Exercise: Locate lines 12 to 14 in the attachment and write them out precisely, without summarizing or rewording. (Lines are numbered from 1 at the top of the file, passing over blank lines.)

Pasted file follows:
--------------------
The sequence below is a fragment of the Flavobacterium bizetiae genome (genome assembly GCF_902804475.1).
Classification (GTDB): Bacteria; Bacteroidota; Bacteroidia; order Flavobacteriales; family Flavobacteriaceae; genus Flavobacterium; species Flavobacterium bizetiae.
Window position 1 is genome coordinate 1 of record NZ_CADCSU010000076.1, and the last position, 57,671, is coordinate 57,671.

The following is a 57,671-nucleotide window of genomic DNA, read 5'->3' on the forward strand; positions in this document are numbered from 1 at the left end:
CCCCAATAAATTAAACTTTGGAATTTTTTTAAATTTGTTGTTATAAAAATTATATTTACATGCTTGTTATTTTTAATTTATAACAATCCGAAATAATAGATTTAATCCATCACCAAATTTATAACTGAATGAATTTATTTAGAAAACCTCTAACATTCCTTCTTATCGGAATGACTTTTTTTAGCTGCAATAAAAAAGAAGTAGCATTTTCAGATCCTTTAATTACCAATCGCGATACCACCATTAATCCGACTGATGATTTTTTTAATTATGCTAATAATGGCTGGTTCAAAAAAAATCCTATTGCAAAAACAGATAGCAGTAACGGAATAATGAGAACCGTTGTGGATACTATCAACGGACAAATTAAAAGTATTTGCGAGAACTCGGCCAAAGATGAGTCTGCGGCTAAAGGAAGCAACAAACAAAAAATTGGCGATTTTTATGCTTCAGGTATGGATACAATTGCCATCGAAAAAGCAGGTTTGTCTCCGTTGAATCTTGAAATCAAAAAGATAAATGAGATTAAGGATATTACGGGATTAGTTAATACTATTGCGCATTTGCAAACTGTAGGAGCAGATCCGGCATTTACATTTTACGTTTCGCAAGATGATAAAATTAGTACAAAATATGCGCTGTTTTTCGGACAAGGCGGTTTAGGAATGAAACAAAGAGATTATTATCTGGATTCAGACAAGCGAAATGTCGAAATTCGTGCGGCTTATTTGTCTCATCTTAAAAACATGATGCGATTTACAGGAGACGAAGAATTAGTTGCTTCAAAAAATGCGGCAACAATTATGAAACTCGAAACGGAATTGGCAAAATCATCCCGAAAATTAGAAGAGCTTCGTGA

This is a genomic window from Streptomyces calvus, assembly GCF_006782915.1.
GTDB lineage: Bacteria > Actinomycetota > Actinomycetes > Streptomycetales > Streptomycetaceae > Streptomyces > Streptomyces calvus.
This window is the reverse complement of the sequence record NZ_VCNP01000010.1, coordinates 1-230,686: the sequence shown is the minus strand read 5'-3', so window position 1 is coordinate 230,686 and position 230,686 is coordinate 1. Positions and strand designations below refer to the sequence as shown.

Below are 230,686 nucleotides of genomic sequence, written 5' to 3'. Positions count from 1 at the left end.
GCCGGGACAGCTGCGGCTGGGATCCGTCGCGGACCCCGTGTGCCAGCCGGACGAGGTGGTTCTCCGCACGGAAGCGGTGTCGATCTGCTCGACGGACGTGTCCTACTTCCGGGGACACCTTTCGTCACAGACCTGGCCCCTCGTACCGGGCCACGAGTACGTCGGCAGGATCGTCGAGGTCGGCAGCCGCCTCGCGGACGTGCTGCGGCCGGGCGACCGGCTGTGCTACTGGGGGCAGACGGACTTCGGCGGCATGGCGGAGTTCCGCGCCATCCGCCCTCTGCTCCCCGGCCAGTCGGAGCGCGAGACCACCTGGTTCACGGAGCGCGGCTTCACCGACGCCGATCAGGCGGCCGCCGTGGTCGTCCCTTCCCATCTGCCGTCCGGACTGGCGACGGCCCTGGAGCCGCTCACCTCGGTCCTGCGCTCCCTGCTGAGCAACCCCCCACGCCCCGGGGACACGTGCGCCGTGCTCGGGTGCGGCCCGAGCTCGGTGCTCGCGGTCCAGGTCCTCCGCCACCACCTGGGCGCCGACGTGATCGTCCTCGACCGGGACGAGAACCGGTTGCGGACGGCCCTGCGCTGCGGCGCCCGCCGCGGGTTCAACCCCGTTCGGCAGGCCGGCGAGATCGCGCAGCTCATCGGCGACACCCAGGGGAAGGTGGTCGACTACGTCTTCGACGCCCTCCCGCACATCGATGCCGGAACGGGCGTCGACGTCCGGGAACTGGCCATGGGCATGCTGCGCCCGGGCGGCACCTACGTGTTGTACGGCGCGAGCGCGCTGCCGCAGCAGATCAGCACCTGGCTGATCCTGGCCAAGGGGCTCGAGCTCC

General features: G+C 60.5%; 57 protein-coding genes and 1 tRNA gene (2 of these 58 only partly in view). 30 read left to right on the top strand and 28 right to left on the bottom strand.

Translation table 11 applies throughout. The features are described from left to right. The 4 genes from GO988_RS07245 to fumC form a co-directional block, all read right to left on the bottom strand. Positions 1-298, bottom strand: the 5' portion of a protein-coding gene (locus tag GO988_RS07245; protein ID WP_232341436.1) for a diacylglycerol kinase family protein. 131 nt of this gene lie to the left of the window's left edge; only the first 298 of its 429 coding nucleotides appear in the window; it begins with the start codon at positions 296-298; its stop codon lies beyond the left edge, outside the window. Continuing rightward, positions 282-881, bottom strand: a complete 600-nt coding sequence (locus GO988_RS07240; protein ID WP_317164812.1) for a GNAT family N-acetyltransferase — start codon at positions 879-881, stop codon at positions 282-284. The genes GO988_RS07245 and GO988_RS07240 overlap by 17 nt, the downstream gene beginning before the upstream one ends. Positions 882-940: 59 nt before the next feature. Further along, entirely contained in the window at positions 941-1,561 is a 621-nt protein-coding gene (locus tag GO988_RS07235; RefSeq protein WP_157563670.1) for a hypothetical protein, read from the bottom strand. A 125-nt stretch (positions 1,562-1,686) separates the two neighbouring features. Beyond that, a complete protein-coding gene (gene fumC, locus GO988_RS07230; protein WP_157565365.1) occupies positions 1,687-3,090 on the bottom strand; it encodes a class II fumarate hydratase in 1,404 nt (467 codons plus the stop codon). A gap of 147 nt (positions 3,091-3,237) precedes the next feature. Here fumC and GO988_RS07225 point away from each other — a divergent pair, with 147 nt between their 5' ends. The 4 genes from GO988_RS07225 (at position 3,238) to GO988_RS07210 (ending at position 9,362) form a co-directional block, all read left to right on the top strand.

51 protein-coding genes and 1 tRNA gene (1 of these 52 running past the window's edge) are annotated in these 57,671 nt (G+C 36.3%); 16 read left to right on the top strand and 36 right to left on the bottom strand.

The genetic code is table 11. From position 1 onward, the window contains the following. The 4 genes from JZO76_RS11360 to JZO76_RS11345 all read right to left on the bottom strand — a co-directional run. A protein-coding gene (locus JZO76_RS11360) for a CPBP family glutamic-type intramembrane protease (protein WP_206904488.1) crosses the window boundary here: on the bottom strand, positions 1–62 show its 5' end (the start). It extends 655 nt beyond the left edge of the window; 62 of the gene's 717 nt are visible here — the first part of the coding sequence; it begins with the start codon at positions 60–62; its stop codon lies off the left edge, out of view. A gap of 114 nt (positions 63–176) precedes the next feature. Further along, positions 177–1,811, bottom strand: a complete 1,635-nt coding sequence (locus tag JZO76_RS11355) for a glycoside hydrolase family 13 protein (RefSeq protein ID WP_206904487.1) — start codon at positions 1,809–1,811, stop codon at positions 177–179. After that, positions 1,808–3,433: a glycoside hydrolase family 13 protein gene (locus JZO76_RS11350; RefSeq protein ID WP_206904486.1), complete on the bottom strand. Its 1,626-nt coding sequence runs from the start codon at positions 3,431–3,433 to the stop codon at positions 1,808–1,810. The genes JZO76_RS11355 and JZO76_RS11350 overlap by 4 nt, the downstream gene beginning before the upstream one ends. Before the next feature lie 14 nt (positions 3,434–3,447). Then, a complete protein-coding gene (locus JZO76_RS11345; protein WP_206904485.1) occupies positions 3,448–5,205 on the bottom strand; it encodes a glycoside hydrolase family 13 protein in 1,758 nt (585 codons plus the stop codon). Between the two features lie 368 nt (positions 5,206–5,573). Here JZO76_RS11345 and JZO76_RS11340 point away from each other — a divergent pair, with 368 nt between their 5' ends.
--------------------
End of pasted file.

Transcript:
Translation table 11 applies throughout. The features are described from left to right. The 4 genes from GO988_RS07245 to fumC form a co-directional block, all read right to left on the bottom strand. Positions 1-298, bottom strand: the 5' portion of a protein-coding gene (locus tag GO988_RS07245; protein ID WP_232341436.1) for a diacylglycerol kinase family protein. 131 nt of this gene lie to the left of the window's left edge; only the first 298 of its 429 coding nucleotides appear in the window; it begins with the start codon at positions 296-298; its stop codon lies beyond the left edge, outside the window. Continuing rightward, positions 282-881, bottom strand: a complete 600-nt coding sequence (locus GO988_RS07240; protein ID WP_317164812.1) for a GNAT family N-acetyltransferase — start codon at positions 879-881, stop codon at positions 282-284. The genes GO988_RS07245 and GO988_RS07240 overlap by 17 nt, the downstream gene beginning before the upstream one ends. Positions 882-940: 59 nt before the next feature. Further along, entirely contained in the window at positions 941-1,561 is a 621-nt protein-coding gene (locus tag GO988_RS07235; RefSeq protein WP_157563670.1) for a hypothetical protein, read from the bottom strand. A 125-nt stretch (positions 1,562-1,686) separates the two neighbouring features. Beyond that, a complete protein-coding gene (gene fumC, locus GO988_RS07230; protein WP_157565365.1) occupies positions 1,687-3,090 on the bottom strand; it encodes a class II fumarate hydratase in 1,404 nt (467 codons plus the stop codon). A gap of 147 nt (positions 3,091-3,237) precedes the next feature. Here fumC and GO988_RS07225 point away from each other — a divergent pair, with 147 nt between their 5' ends. The 4 genes from GO988_RS07225 (at position 3,238) to GO988_RS07210 (ending at position 9,362) form a co-directional block, all read left to right on the top strand.

51 protein-coding genes and 1 tRNA gene (1 of these 52 running past the window's edge) are annotated in these 57,671 nt (G+C 36.3%); 16 read left to right on the top strand and 36 right to left on the bottom strand.

The genetic code is table 11. From position 1 onward, the window contains the following. The 4 genes from JZO76_RS11360 to JZO76_RS11345 all read right to left on the bottom strand — a co-directional run. A protein-coding gene (locus JZO76_RS11360) for a CPBP family glutamic-type intramembrane protease (protein WP_206904488.1) crosses the window boundary here: on the bottom strand, positions 1–62 show its 5' end (the start). It extends 655 nt beyond the left edge of the window; 62 of the gene's 717 nt are visible here — the first part of the coding sequence; it begins with the start codon at positions 60–62; its stop codon lies off the left edge, out of view. A gap of 114 nt (positions 63–176) precedes the next feature. Further along, positions 177–1,811, bottom strand: a complete 1,635-nt coding sequence (locus tag JZO76_RS11355) for a glycoside hydrolase family 13 protein (RefSeq protein ID WP_206904487.1) — start codon at positions 1,809–1,811, stop codon at positions 177–179. After that, positions 1,808–3,433: a glycoside hydrolase family 13 protein gene (locus JZO76_RS11350; RefSeq protein ID WP_206904486.1), complete on the bottom strand. Its 1,626-nt coding sequence runs from the start codon at positions 3,431–3,433 to the stop codon at positions 1,808–1,810. The genes JZO76_RS11355 and JZO76_RS11350 overlap by 4 nt, the downstream gene beginning before the upstream one ends. Before the next feature lie 14 nt (positions 3,434–3,447). Then, a complete protein-coding gene (locus JZO76_RS11345; protein WP_206904485.1) occupies positions 3,448–5,205 on the bottom strand; it encodes a glycoside hydrolase family 13 protein in 1,758 nt (585 codons plus the stop codon). Between the two features lie 368 nt (positions 5,206–5,573). Here JZO76_RS11345 and JZO76_RS11340 point away from each other — a divergent pair, with 368 nt between their 5' ends.